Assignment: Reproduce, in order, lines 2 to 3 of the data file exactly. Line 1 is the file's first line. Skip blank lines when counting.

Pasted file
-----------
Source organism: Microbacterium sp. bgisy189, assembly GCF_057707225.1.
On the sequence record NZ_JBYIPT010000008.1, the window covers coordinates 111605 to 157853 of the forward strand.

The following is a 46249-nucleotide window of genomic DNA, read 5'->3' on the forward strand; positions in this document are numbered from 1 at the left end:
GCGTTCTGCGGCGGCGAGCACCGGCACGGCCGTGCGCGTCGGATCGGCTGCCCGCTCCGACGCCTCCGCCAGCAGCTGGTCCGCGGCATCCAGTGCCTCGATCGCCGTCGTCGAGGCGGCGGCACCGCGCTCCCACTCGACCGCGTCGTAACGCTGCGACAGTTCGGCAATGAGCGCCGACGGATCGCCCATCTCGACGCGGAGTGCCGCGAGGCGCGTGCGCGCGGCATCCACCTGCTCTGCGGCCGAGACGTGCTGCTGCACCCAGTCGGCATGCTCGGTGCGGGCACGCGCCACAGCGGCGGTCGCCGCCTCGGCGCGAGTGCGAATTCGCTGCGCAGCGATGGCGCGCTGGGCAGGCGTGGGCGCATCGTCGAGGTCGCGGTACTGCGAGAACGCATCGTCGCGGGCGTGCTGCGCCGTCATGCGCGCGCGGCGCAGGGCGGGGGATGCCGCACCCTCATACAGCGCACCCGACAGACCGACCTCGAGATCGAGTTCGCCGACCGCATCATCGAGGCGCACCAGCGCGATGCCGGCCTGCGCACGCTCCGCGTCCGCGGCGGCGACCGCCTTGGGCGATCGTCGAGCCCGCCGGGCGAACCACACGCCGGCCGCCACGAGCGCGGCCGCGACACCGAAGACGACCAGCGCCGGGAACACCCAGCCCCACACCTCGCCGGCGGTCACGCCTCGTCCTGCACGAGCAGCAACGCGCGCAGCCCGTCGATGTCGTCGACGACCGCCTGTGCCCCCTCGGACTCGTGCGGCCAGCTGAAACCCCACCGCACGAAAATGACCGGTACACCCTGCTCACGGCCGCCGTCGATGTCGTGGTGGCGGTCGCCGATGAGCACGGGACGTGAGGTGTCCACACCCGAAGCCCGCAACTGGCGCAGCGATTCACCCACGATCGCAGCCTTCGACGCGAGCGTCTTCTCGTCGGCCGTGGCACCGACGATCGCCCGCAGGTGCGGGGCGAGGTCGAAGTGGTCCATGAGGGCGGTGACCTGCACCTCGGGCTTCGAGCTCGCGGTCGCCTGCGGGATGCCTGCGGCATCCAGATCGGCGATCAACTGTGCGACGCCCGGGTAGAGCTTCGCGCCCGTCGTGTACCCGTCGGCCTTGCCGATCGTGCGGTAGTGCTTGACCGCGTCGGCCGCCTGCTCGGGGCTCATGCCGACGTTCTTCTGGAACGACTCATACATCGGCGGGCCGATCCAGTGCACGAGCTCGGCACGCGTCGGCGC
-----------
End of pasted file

On the sequence record NZ_JBYIPT010000008.1, the window covers coordinates 111605 to 157853 of the forward strand.

The following is a 46249-nucleotide window of genomic DNA, read 5'->3' on the forward strand; positions in this document are numbered from 1 at the left end: